No doubt any action to enforce its nullification laws would result in a legal challenge.  Given the realities of the 9th Circus, and a Federal judiciary that is willing to grant convicted fraudsters a “right to say goodbye” (heretofore undiscovered in almost 230 years of Constitutional jurisprudence), it is quite possible that the state will prevail in court–for a while.  But I can’t imagine that it would prevail in the end, especially when the broader ramifications of a “victory” dawn even on leftists.

For a victory would be a classic example of “be careful what you ask for–you might get it.”  California liberals might gloat at prevailing over the hated Trump administration, but the precedent would live on long afterwards, and provide a road map for other states (and even local jurisdictions) to thwart the Federal government even when liberals are in control of it–as California’s elite believes is the natural order of things, an order which has been violated by Trump’s presidency. Such an outcome, of course, would be a cue for California to go all situational and reject its current states rights position.

Which would prove yet again, as if further proof is necessary, that if politicians didn’t have double standards, they’d have no standards at all. Especially on the Left Coast (a phrase that is descriptive in more ways than one).



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  1. AS always, a cogent and insightful message found in these electrons. However, it would appear that the SCOTUS is going to take up the 10th amendment again, and try to reconcile the 10th with the federal supremacy political dichotomy this coming session. NJ vs sports gamblers should be an entertaining, if not enlightening judiciary tool on which to lay it’s hands. As for CA being an avante-garde state, and doing things their own way – this has been going on for a long, long time. Distance, and economic muscle give CA a certain amount of liberty that can’t be found in say – MD, or FL, or OH, where backwardness is more a function of the proletariat, and not the oligarchy found in Sacramento.

    The 10th amendment has for a long time languished in the shadow of the more visceral 1st, 4th, 5th, and 14th. However, a clear reading of the 10th amendment could go a long way to stripping back the federal control over the states, and allowing things that CA is contemplating to stand. The 10th is – in it’s clarity a giant, heavy, dangerous monkey wrench which can twist the nuts off things like – immigration. Interstate commerce. Education(where the feds have started to tread dangerously). Social/cultural justice(liberal free speech good – conservative free speech bad, etc). Even international trade and policy.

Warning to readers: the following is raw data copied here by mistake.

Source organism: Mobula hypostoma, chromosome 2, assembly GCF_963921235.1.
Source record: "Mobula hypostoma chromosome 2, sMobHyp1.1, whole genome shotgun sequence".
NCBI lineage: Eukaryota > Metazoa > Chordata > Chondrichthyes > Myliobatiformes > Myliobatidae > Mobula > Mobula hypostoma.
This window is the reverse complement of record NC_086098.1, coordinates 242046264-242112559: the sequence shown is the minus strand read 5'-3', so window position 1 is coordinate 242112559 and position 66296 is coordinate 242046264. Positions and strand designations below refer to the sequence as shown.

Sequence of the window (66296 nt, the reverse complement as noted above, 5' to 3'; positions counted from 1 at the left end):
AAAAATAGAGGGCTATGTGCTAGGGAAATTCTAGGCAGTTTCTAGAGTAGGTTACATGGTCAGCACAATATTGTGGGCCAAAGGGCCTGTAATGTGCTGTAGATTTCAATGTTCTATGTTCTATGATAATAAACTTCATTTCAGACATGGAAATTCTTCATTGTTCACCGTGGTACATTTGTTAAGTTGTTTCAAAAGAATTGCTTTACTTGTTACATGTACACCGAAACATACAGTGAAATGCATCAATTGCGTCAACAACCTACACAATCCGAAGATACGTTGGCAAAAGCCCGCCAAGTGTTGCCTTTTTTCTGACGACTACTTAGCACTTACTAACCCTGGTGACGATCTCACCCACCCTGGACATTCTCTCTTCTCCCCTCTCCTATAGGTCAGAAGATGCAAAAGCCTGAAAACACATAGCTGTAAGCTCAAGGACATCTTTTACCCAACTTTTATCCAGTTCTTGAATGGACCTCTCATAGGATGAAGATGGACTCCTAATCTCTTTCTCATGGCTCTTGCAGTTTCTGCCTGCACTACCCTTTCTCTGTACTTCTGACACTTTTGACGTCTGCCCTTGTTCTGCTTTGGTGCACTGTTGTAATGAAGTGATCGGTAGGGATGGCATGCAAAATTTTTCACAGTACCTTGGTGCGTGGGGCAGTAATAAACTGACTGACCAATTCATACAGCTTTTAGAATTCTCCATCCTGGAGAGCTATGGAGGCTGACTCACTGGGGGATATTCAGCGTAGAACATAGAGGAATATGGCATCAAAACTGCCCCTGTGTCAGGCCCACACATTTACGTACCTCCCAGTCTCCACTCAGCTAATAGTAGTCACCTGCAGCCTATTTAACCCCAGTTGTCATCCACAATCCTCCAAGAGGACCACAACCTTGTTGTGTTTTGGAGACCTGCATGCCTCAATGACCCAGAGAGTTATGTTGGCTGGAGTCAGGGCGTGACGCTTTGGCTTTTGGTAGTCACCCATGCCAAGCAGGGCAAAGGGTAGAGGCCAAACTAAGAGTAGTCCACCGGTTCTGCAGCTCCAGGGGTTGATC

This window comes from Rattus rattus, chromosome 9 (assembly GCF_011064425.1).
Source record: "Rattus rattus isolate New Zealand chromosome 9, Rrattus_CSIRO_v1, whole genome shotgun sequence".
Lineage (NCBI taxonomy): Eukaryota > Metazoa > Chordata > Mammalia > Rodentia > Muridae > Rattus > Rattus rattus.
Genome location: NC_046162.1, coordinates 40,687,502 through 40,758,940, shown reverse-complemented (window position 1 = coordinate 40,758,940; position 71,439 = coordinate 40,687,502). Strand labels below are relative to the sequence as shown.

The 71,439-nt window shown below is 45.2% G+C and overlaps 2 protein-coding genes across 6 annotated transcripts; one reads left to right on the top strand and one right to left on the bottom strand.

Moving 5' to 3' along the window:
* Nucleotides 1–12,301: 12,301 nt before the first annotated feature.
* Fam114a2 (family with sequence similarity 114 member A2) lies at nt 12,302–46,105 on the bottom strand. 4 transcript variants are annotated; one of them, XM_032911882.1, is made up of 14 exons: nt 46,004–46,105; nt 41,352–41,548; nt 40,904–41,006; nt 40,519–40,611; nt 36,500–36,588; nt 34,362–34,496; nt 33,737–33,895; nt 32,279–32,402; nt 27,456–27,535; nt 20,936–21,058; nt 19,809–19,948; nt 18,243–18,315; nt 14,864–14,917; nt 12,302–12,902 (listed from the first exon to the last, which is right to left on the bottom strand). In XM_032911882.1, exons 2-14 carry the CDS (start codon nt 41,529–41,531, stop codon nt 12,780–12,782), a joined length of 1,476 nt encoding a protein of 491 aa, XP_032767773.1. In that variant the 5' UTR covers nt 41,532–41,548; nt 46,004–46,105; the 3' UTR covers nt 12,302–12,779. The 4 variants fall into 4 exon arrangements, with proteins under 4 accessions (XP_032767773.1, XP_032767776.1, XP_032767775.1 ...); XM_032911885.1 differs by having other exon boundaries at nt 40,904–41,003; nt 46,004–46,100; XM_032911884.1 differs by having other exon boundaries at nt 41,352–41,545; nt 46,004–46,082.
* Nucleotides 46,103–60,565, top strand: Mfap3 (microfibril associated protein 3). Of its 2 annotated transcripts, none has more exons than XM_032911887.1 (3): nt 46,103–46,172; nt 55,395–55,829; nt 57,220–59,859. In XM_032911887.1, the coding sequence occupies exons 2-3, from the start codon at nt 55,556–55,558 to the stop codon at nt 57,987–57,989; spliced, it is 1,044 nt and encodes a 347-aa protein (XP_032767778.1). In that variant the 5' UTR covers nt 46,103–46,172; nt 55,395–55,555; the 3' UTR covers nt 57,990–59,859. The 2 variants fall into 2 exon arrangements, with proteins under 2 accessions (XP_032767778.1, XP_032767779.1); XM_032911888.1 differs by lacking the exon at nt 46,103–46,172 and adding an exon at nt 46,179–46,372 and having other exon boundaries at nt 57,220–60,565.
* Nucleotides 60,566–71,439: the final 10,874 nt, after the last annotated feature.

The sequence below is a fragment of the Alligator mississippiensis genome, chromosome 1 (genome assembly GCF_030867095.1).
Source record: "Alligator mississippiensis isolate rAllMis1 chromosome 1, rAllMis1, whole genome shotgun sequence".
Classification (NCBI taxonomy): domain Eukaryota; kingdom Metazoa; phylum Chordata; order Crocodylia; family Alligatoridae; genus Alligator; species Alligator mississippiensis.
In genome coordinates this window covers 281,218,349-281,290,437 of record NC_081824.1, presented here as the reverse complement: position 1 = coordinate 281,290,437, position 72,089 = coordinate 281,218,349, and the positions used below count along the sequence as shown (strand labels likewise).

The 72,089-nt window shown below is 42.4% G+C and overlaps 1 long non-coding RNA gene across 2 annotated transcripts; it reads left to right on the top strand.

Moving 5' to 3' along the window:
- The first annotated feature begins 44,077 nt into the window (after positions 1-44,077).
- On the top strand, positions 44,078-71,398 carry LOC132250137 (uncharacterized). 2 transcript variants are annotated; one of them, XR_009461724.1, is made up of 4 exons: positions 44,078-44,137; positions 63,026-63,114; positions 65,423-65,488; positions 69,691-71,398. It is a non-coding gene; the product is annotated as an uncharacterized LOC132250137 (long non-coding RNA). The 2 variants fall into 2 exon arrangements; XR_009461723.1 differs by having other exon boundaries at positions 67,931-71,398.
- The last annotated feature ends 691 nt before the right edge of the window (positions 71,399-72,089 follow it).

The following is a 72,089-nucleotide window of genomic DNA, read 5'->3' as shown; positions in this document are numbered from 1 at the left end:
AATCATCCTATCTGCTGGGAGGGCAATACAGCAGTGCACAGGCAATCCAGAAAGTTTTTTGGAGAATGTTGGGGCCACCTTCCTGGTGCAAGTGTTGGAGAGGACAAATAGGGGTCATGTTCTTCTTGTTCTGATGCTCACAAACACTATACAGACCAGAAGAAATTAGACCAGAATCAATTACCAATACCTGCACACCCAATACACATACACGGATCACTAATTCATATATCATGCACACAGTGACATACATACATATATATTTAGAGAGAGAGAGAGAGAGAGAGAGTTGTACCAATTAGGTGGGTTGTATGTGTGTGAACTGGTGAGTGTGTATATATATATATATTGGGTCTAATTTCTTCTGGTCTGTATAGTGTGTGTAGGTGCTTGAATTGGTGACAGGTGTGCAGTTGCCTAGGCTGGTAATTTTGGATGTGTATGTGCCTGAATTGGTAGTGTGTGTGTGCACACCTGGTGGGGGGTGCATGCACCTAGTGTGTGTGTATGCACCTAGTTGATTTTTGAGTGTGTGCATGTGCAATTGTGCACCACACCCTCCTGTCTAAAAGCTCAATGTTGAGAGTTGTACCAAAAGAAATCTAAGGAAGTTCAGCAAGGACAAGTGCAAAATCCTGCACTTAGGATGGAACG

We know that the Logan act is a toothless tiger. No prosecutor with an ounce of constitutional sense would try to bring case under the Logan act. But – suppose Gov Moonbeam starts negotiating with – say, N Korea(that bastion of oligarchic utopia), or Kazakhstan, or Somalia? If the US immigration policies are not to be followed, and CA has several open ports, as well as several intl airports, what’s to stop CA from designing and implementing its own open borders system? Why have a federal at all, as the CA also has the larges state National Guard in the nation? Hmmmmm. This has been the danger of the 10th amendment all along, and why SCOTUS has taken a generally seen but not heard stance on it. Remember “those powers…” in the Constitution are frighteningly small, and that which is not a power defined therein becomes the purview of the states, and the people.

    Scary stuff! I think that within my lifetime, there will be another short and ugly armed insurrection, and coastal CA from about LAX up to the Golden Gate, and inland maybe 70 miles will be the zone of pressure. I lived there for many years of my life, and now that I’ve been gone for more than 12 years, I can finally see what a f@cked-up, twisted, and bizzarro land of whack jobs it really has become with the perspective of time and distance. The Coastal Eddy’s out there have been steeped in their own stew for so long, they are starting to believe that which is so cockamamie to the real world, that they fight for everything against the gain of their nation, and their brother citizens. I admit to bafflement, and am gobsmacked that things like a useless train through the desert is an actual ‘thing’ in the day and age of 500MPH planes. gulp….

    Comment by doc — February 1, 2018 @ 12:59 am

  2. In other news, Putin’s strategy to terrorize the West into submission seems to be working as expected:

    Comment by Ivan — February 2, 2018 @ 2:21 am

  3. One important difference between Californicession and the situation in 1830-1860 (or 1776) is that the California oligarchy hasn’t even considered the military strategic situation. Who will fight for the Bear Republic today? How do they expect to keep the port of LA open? How do they keep the electricity in Si Valley on? Do they really expect their National Guard remain loyal when sent against the inevitable insurrections inland?

    Comment by M. Rad. — February 2, 2018 @ 6:14 am

  4. Hey, in Illinois the state Democrats are doing the same thing. Sometimes with a complicit governor. Illinois is now a sanctuary state.

    Comment by Jeffrey R. Carter — February 2, 2018 @ 11:57 am